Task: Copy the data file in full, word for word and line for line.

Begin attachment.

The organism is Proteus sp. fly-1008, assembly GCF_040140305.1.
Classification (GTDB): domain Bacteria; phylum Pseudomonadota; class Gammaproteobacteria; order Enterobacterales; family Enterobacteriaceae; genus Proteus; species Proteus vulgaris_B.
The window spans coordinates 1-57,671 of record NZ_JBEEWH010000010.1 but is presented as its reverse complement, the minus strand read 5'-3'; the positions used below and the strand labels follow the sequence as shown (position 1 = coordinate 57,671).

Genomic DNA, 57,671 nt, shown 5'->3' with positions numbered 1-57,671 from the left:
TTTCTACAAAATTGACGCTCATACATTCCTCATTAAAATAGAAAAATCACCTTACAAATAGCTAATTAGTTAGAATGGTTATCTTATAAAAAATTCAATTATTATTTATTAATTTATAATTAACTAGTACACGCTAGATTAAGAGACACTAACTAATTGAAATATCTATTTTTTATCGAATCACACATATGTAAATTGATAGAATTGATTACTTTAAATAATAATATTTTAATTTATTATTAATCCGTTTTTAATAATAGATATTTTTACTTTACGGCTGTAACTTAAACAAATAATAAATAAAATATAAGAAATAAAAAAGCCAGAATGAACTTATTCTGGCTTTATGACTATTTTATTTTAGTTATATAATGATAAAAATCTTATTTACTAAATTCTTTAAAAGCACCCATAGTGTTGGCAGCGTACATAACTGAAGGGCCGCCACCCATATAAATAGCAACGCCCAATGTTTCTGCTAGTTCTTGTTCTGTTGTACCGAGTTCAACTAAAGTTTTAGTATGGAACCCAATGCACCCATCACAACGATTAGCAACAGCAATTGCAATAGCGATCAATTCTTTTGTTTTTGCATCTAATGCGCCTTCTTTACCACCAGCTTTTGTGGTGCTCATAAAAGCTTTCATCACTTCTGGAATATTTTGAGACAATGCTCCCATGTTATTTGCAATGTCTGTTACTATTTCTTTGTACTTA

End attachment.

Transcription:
The organism is Proteus sp. fly-1008, assembly GCF_040140305.1.
Classification (GTDB): domain Bacteria; phylum Pseudomonadota; class Gammaproteobacteria; order Enterobacterales; family Enterobacteriaceae; genus Proteus; species Proteus vulgaris_B.
The window spans coordinates 1-57,671 of record NZ_JBEEWH010000010.1 but is presented as its reverse complement, the minus strand read 5'-3'; the positions used below and the strand labels follow the sequence as shown (position 1 = coordinate 57,671).

Genomic DNA, 57,671 nt, shown 5'->3' with positions numbered 1-57,671 from the left:
TTTCTACAAAATTGACGCTCATACATTCCTCATTAAAATAGAAAAATCACCTTACAAATAGCTAATTAGTTAGAATGGTTATCTTATAAAAAATTCAATTATTATTTATTAATTTATAATTAACTAGTACACGCTAGATTAAGAGACACTAACTAATTGAAATATCTATTTTTTATCGAATCACACATATGTAAATTGATAGAATTGATTACTTTAAATAATAATATTTTAATTTATTATTAATCCGTTTTTAATAATAGATATTTTTACTTTACGGCTGTAACTTAAACAAATAATAAATAAAATATAAGAAATAAAAAAGCCAGAATGAACTTATTCTGGCTTTATGACTATTTTATTTTAGTTATATAATGATAAAAATCTTATTTACTAAATTCTTTAAAAGCACCCATAGTGTTGGCAGCGTACATAACTGAAGGGCCGCCACCCATATAAATAGCAACGCCCAATGTTTCTGCTAGTTCTTGTTCTGTTGTACCGAGTTCAACTAAAGTTTTAGTATGGAACCCAATGCACCCATCACAACGATTAGCAACAGCAATTGCAATAGCGATCAATTCTTTTGTTTTTGCATCTAATGCGCCTTCTTTACCACCAGCTTTTGTGGTGCTCATAAAAGCTTTCATCACTTCTGGAATATTTTGAGACAATGCTCCCATGTTATTTGCAATGTCTGTTACTATTTCTTTGTACTTA